Israel's Counter-Terrorism Bureau issued a travel warning Feb. 23 in response to the Feb. 21 arrest by Egyptian security forces of 23 Palestinians and Egyptians on suspicion of plotting a number of attacks aimed primarily at Israeli tourists in resorts in the southern Sinai Peninsula. The warning advised the estimated 500 Israeli tourists vacationing in Sinai to return to Israel. Because of the size of the alleged cell rounded up by the Egyptians and the possibility that two suicide bombers still could be at large, Israelis and all foreign tourists in southern Sinai should take the warnings seriously. Among the 23 arrestees was a young Palestinian with a suicide belt. The arrests sparked a manhunt by hundreds of Egyptian state-security forces and military intelligence personnel for two more Palestinians believed linked to the alleged plotters. According to Egyptian intelligence officials, the two men rented cars and headed south from the Israeli border, and are thought to be in possession of explosive belts.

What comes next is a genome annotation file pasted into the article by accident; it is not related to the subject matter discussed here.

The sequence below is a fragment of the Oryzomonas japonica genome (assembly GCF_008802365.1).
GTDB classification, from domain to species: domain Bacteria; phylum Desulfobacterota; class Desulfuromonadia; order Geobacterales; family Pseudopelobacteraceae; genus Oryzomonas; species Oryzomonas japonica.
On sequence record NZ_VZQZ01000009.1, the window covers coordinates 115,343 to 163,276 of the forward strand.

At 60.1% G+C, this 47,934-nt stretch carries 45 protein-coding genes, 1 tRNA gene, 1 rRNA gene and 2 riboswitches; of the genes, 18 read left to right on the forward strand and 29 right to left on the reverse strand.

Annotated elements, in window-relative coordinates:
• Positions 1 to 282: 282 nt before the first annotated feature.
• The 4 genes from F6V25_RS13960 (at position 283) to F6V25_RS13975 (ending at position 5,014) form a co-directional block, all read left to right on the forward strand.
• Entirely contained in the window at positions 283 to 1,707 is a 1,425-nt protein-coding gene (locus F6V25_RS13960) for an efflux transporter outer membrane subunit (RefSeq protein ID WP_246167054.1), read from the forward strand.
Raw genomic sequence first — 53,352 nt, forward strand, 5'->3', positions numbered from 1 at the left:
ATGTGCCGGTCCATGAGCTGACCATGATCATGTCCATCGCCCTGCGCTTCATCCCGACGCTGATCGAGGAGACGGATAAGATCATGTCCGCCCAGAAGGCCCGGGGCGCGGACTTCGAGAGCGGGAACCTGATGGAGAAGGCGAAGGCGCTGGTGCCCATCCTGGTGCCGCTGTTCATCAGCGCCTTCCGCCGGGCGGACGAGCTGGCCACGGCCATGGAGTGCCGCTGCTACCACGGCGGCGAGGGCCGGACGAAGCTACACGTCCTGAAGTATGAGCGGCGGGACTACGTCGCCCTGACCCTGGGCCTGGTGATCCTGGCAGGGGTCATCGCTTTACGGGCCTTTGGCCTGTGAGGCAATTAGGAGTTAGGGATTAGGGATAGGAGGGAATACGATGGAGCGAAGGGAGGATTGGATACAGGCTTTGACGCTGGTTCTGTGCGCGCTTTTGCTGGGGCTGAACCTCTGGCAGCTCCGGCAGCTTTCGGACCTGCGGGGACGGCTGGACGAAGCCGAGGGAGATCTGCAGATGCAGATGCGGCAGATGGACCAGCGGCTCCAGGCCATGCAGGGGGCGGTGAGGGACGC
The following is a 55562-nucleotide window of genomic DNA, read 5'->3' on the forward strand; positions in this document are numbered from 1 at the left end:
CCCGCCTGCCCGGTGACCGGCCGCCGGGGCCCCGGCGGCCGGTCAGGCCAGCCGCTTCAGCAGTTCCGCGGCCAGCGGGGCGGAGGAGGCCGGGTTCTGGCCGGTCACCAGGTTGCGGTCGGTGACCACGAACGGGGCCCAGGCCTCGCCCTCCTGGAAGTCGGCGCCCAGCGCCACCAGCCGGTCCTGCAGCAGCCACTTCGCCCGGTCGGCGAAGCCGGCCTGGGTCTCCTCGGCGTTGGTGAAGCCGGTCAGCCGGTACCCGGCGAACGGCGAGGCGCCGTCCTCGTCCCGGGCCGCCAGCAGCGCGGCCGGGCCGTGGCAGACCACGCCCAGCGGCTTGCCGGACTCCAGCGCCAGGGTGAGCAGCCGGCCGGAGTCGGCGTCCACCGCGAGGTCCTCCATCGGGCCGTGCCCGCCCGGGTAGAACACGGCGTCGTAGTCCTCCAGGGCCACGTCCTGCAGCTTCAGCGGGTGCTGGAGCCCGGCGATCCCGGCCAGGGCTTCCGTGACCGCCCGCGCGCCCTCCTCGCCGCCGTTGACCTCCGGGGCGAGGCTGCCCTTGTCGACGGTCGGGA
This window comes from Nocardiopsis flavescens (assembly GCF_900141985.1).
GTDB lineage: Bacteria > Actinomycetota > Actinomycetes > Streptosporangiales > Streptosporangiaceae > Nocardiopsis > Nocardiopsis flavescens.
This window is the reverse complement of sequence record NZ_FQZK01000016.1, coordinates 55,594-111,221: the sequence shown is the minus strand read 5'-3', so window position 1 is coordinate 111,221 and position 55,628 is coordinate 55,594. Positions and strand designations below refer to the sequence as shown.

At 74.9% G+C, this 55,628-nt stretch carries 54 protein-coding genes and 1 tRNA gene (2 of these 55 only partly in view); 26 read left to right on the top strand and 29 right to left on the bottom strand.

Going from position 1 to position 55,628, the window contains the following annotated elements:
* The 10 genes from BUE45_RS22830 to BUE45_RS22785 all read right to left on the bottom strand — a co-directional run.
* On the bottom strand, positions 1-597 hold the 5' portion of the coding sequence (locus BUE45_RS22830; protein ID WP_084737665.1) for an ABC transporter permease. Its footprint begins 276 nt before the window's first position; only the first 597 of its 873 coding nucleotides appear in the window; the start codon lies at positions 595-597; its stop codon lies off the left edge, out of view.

Terrorist attacks in Sinai are by no means rare. Militants have attacked southern Sinai resorts three times in the past two and a half years — in Taba in October 2004, Sharm el-Sheikh in July 2005 and Dahab in April 2006. Most recently, a suicide bomber entered Israel from Sinai and killed three people Jan. 29 in the southern Israeli Red Sea resort of Eilat. Since the Taba bombing, security warnings of attacks have been fairly accurate. Strong back-channel communication between Egyptian state security (al-Mukhabarat) and Israel's Mossad that persists despite whatever transpires publicly between Egypt and Israel most likely explains these reports' accuracy. The same day the Israelis reissued the current warning, Egyptian police uncovered a cache of approximately 1 ton of explosives in a warehouse near the Sinai town of Karm Salem. The discovery occurred during attempts to track down several Palestinian men who have sneaked into Sinai from the Gaza Strip via underground tunnels. Dozens of Palestinians, Egyptians and Bedouins have been detained for questioning. The warning and the discovery of the cache illustrate how Sinai is used as both a logistics hub and an operational theater for jihadist, Palestinian and local Bedouin militant groups. Militant groups operating in Sinai's remote expanses have various objectives. Those who wish to damage the Egyptian economy by harming its tourist industry might be succeeding. According to officials at the Taba border crossing, the number of Israeli tourists heading to Sinai has declined because of frequent alerts and warnings about militant attacks and kidnappings. Keeping a lid on militant activity in Sinai is very important for Cairo. The area often triggers frictions between Egypt and Israel after Israeli tourists come under attack or when weapons and explosives are smuggled from the peninsula into to the Palestinian territories. The Egyptians have sought to stamp out the militant problem in Sinai with crackdowns and security sweeps. But the area's rugged terrain and remoteness make securing Sinai difficult. The warnings from Israel's Counter-Terrorism Bureau should be taken seriously given the high quality of intelligence regarding Sinai collected and shared by both sides because of the region's importance to them. This vigilance has translated into accurate warnings about emerging threats. In the face of the present warning, security measures will be increased at sites that can be secured, such as larger hotels and resorts. This means militants might be compelled to hit softer targets, such as lower-end hotels and smaller resorts. Public gathering places are even more vulnerable. Though a hotel can more or less be locked down, the same level of protection cannot be applied to markets, beaches or boardwalks.